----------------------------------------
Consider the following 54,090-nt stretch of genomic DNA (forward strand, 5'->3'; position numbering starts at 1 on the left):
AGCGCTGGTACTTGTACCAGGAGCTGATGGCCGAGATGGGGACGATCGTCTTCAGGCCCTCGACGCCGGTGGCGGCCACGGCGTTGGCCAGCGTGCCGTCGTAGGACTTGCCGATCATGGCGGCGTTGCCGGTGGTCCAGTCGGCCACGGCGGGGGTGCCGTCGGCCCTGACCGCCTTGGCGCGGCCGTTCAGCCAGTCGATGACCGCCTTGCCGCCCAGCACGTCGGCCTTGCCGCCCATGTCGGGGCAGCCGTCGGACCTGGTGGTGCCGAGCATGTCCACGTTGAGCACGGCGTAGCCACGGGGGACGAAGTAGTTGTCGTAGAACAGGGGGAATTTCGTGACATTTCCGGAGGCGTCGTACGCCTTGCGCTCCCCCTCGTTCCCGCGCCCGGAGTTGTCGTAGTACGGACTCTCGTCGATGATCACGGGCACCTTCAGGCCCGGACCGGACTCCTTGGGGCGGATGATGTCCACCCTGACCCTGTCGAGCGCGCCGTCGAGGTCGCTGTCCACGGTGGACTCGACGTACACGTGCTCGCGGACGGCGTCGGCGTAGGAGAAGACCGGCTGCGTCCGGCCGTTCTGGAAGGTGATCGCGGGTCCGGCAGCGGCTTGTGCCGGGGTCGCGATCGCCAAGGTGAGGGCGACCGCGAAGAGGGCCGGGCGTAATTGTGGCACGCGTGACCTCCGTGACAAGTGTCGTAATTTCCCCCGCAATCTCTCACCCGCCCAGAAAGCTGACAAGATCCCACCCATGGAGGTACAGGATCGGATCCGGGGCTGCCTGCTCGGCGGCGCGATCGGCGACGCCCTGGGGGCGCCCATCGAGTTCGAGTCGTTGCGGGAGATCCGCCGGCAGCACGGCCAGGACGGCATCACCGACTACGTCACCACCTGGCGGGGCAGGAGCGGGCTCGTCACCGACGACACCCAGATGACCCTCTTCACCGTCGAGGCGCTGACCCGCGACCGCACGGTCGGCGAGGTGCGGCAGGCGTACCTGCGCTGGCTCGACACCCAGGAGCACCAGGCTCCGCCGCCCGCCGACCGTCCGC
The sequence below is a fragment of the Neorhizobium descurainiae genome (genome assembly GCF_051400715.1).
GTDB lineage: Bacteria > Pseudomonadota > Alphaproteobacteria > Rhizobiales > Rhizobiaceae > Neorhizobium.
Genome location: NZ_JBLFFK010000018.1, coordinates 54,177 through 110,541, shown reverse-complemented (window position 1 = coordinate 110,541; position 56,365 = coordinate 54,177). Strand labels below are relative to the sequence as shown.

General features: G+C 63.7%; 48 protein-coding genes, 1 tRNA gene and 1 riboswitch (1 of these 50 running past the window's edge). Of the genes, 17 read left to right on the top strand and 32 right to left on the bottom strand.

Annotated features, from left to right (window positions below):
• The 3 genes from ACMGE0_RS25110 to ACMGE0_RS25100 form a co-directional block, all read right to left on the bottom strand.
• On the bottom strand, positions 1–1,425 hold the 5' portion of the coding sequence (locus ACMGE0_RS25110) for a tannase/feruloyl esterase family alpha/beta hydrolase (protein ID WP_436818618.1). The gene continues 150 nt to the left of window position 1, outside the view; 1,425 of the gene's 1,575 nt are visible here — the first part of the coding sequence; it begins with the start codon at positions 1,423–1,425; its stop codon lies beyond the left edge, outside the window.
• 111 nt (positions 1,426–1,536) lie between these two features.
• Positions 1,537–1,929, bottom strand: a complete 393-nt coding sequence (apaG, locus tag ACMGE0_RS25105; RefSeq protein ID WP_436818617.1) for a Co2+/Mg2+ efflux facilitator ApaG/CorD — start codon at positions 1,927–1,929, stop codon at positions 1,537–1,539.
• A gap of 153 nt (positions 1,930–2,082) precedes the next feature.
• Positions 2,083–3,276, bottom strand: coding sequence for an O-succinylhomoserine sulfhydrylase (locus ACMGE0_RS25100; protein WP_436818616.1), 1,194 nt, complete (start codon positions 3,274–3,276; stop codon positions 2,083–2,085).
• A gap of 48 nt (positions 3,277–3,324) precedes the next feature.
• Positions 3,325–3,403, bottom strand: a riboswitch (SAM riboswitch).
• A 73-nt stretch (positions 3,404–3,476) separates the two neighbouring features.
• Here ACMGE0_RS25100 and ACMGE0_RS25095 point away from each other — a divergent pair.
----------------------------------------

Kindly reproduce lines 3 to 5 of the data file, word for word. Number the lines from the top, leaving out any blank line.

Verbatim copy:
The sequence below is a fragment of the Neorhizobium descurainiae genome (genome assembly GCF_051400715.1).
GTDB lineage: Bacteria > Pseudomonadota > Alphaproteobacteria > Rhizobiales > Rhizobiaceae > Neorhizobium.
Genome location: NZ_JBLFFK010000018.1, coordinates 54,177 through 110,541, shown reverse-complemented (window position 1 = coordinate 110,541; position 56,365 = coordinate 54,177). Strand labels below are relative to the sequence as shown.